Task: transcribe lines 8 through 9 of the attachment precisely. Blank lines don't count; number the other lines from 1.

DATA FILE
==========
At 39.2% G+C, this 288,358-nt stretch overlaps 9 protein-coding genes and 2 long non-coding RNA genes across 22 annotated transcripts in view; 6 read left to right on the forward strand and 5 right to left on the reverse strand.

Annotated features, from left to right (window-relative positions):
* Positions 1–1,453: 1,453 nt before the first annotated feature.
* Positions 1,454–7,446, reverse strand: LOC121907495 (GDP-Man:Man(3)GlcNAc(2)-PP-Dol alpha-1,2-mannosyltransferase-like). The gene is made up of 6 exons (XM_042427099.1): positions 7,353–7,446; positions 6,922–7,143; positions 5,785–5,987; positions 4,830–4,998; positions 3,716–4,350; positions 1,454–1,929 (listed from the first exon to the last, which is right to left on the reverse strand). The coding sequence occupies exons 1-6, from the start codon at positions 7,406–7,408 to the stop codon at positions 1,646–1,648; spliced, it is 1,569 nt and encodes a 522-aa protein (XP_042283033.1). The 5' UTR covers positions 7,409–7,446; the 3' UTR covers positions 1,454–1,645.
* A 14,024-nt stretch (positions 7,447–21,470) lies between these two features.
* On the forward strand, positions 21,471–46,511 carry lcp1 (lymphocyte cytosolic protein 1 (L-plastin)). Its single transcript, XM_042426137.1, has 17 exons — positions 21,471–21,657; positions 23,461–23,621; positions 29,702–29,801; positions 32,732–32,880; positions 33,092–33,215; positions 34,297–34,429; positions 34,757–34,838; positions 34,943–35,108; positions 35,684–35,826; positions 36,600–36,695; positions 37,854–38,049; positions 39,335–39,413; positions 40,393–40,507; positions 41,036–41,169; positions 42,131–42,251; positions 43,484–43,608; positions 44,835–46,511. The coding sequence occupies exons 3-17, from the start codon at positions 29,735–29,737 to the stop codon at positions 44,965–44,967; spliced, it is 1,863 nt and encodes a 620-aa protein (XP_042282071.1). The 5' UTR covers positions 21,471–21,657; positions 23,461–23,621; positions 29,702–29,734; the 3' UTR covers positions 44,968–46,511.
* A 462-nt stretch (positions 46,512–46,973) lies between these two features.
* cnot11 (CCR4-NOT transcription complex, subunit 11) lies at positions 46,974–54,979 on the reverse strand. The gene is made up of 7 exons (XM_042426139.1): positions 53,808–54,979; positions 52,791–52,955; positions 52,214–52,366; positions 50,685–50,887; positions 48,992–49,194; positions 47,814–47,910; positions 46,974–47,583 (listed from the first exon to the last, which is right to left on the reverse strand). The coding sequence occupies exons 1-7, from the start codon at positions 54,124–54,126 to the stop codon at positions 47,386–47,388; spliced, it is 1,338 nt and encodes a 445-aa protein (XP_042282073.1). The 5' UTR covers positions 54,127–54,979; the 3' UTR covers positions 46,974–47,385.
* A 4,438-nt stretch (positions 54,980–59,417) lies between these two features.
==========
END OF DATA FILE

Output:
* cnot11 (CCR4-NOT transcription complex, subunit 11) lies at positions 46,974–54,979 on the reverse strand. The gene is made up of 7 exons (XM_042426139.1): positions 53,808–54,979; positions 52,791–52,955; positions 52,214–52,366; positions 50,685–50,887; positions 48,992–49,194; positions 47,814–47,910; positions 46,974–47,583 (listed from the first exon to the last, which is right to left on the reverse strand). The coding sequence occupies exons 1-7, from the start codon at positions 54,124–54,126 to the stop codon at positions 47,386–47,388; spliced, it is 1,338 nt and encodes a 445-aa protein (XP_042282073.1). The 5' UTR covers positions 54,127–54,979; the 3' UTR covers positions 46,974–47,385.
* A 4,438-nt stretch (positions 54,980–59,417) lies between these two features.